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Penne with Sausage, Chard & Pine Nuts

Scott Phillips

Servings: two generously.

This simple recipe is a weeknight staple in our house. I vary the basic recipe by using escarole, Savoy cabbage, radicchio, or endive in place of the chard, and pancetta or smoked bacon in place of the sausage.


  • 1 Tbs. olive oil; more as needed
  • 5 oz. sweet Italian sausage (about 2 sausage links), casings removed, meat crumbled
  • 1 small red onion, chopped
  • 1 small bunch red, green, or yellow Swiss chard, tougher stems removed, leaves roughly chopped
  • 2 small cloves garlic, minced
  • Pinch dried red pepper flakes
  • Kosher salt and freshly ground black pepper
  • 1/2 cup homemade or low-salt chicken or vegetable broth, or dry white wine
  • 8 oz. dried penne or fusilli
  • 1 Tbs. balsamic vinegar; more to taste
  • 1/4 cup pine nuts, lightly toasted
  • 1/4 cup grated Parmigiano-Reggiano

Nutritional Information

  • Nutritional Sample Size based on two servings
  • Calories (kcal) : 840
  • Fat Calories (kcal): 300
  • Fat (g): 33
  • Saturated Fat (g): 5
  • Polyunsaturated Fat (g): 5
  • Monounsaturated Fat (g): 10
  • Cholesterol (mg): 45
  • Sodium (mg): 1180
  • Carbohydrates (g): 95
  • Fiber (g): 7
  • Protein (g): 42


  • Bring a large pot of salted water to a boil for cooking the pasta. Meanwhile, heat the oil in a large skillet over medium heat. Add the sausage; cook, breaking it up and stirring with a wooden spoon, until browned and cooked through, 7 to 10 minutes. With a slotted spoon, remove the sausage and set aside. If the pan seems a bit dry, add enough oil so there’s about 3 Tbs. fat in the pan. Return the pan to medium heat, add the onion, and cook until just tender, 3 to 5 minutes, stirring and scraping up any browned bits with a wooden spoon. Add the chard, garlic, and pepper flakes, season with salt and pepper, and toss until the chard begins to sizzle, about 1 minute. Add the broth, cover, and simmer, stirring occasionally, until the chard is tender, 6 to 8 minutes. Meanwhile, cook the pasta until just tender. Reserve 1 cup of the pasta water and then drain the pasta, leaving drops of water clinging to it. Add the pasta and 1/4 cup of the cooking water to the skillet, using more of the water if needed. Return the sausage to the pan and add the balsamic vinegar. Heat gently for a few minutes to let the flavors meld. Add the pine nuts and half of the Parmigiano, and taste for salt and pepper. Add a bit more of the cooking water if the pan seems dry. Serve warm, passing the remaining Parmigiano at the table.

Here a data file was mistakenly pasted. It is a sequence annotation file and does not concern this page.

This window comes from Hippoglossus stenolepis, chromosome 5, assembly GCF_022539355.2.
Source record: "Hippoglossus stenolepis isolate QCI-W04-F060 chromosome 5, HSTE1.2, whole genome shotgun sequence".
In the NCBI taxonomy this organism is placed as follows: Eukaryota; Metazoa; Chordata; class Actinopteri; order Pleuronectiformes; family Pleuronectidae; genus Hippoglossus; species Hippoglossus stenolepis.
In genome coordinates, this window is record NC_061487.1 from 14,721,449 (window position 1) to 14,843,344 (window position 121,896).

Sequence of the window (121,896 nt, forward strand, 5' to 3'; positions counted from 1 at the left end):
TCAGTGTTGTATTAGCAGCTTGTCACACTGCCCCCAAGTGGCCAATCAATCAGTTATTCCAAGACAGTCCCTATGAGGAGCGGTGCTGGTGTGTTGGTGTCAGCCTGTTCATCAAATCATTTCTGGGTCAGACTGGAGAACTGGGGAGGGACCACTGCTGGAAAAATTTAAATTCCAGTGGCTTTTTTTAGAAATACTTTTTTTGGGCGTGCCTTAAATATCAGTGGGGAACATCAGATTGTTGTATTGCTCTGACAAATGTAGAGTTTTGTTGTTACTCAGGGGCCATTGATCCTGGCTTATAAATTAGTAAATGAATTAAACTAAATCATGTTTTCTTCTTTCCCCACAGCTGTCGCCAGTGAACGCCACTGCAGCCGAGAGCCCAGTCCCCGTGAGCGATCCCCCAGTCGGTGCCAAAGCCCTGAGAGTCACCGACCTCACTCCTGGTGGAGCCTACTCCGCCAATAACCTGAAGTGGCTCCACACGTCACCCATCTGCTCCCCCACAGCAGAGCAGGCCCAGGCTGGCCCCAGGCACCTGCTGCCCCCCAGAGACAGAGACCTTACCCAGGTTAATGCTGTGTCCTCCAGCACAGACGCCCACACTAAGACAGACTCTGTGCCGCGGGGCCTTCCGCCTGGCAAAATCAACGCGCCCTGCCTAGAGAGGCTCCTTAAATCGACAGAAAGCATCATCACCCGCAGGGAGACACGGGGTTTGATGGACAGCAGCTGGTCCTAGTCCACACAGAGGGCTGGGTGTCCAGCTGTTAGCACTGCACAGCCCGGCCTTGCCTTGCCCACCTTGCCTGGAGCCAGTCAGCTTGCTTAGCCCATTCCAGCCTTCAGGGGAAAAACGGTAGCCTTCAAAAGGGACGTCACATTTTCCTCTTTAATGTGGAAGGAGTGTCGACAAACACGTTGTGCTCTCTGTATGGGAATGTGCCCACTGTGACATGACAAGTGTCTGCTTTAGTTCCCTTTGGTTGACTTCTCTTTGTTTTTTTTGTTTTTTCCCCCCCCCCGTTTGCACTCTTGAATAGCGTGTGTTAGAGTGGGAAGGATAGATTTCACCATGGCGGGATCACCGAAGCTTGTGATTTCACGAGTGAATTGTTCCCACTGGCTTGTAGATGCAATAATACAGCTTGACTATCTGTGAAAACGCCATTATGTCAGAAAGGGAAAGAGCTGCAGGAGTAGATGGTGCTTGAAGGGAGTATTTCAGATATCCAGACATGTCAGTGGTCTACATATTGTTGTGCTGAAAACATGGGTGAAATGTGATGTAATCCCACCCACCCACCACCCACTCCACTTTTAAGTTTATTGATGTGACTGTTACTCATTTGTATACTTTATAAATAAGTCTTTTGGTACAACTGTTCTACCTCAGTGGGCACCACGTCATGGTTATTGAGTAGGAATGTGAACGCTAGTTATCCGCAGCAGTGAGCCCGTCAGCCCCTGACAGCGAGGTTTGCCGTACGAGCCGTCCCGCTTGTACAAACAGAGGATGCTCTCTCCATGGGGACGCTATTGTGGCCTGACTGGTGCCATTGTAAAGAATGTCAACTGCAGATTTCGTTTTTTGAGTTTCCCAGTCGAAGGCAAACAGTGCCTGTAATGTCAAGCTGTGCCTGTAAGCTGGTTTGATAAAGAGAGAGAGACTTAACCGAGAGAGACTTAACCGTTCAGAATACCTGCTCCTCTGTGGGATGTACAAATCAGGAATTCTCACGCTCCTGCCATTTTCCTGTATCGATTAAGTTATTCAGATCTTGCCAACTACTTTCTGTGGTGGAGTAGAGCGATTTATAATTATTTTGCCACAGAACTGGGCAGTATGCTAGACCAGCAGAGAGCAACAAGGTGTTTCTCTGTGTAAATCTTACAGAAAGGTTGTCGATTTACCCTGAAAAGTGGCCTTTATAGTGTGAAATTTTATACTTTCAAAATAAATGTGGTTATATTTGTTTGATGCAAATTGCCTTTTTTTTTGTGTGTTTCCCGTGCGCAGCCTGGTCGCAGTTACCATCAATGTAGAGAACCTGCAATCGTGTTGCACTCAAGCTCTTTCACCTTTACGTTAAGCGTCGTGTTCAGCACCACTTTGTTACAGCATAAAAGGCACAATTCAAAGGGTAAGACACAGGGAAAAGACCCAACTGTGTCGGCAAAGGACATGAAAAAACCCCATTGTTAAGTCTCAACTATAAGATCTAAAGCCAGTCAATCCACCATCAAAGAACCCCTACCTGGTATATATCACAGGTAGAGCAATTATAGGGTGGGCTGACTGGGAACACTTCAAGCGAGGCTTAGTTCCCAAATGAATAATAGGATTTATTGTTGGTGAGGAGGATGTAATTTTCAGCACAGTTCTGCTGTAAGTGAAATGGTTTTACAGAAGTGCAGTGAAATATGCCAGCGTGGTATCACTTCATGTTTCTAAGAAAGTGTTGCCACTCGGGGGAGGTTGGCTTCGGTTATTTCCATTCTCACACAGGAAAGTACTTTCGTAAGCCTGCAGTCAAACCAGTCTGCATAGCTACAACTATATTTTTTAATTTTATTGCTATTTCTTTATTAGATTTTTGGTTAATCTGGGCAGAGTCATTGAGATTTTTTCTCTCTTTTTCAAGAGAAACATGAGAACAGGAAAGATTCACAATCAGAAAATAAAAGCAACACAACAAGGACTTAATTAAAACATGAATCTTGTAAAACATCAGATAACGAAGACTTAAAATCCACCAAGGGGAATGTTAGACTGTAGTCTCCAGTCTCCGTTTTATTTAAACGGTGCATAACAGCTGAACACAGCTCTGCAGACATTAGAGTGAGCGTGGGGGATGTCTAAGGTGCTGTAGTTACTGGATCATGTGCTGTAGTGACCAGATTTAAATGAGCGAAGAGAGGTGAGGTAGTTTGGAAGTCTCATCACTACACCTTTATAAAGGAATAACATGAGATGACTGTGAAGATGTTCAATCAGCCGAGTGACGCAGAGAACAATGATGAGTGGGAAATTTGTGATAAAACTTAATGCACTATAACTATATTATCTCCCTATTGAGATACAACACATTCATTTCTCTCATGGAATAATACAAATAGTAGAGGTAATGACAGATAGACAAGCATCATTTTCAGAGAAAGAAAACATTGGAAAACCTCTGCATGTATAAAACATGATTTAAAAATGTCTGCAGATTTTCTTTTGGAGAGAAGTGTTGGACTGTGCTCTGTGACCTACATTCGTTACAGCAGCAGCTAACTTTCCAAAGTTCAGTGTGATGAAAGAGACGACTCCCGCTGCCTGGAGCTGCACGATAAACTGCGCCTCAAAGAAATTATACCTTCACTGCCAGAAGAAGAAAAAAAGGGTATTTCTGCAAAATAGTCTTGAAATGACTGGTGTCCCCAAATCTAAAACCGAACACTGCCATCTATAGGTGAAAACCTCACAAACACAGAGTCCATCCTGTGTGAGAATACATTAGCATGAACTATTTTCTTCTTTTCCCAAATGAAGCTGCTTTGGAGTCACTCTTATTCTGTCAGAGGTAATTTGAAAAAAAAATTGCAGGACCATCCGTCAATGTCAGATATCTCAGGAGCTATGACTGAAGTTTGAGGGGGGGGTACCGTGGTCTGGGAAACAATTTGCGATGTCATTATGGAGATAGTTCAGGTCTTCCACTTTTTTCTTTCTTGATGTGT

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Reviews (4 reviews)

  • koerber | 02/21/2016

    This was the first dish I made from my very first issue of finecooking years ago. It has been my absolute favorite pasta dish and and a family staple ever since. I make it at least once a month!I love the 'goodies' more than the pasta, so I basically double the ingredients for everything else, including all 5 Italian sausage links in your typical package, and then use a full 16oz box of pasta. The flavors are amazing! Sausage, pine nuts, parm reg, balsamic - what's not to love!!! As an added bonus, my uber-picky kids have loved it since they were young and it's a great, quick 1-pot weeknight meal that can get a good portion of veggies in them.Thanks, Molly, for an amazing go-to dinner!

  • twood | 07/19/2011

    Great way to use up chard and is perfect for a quick weeknight meal. I made some health conscious changes to the recipe: whole wheat spaghetti, chicken apple sausage, and reduced oil. I really enjoyed the dish. The balsamic vinegar adds a nice, sweet flavor to the chard. FYI... The serving size is very generous (e.g., 4 oz pasta per person when 2oz is typically considered a serving).

  • Annakatherine | 04/19/2011

    I really liked this dish. I love Chard!!!! I found it made more than 2 generous dishes which is ok by me....left overs were just as good if you save the pine nuts and cheese in seperate container as not to get soggy. Would make again for sure.

  • User avater
    duckyfufu | 05/29/2009

    Great weeknight meal, and a great way to use up the tons of chard I have growing! Very tasty indeed.

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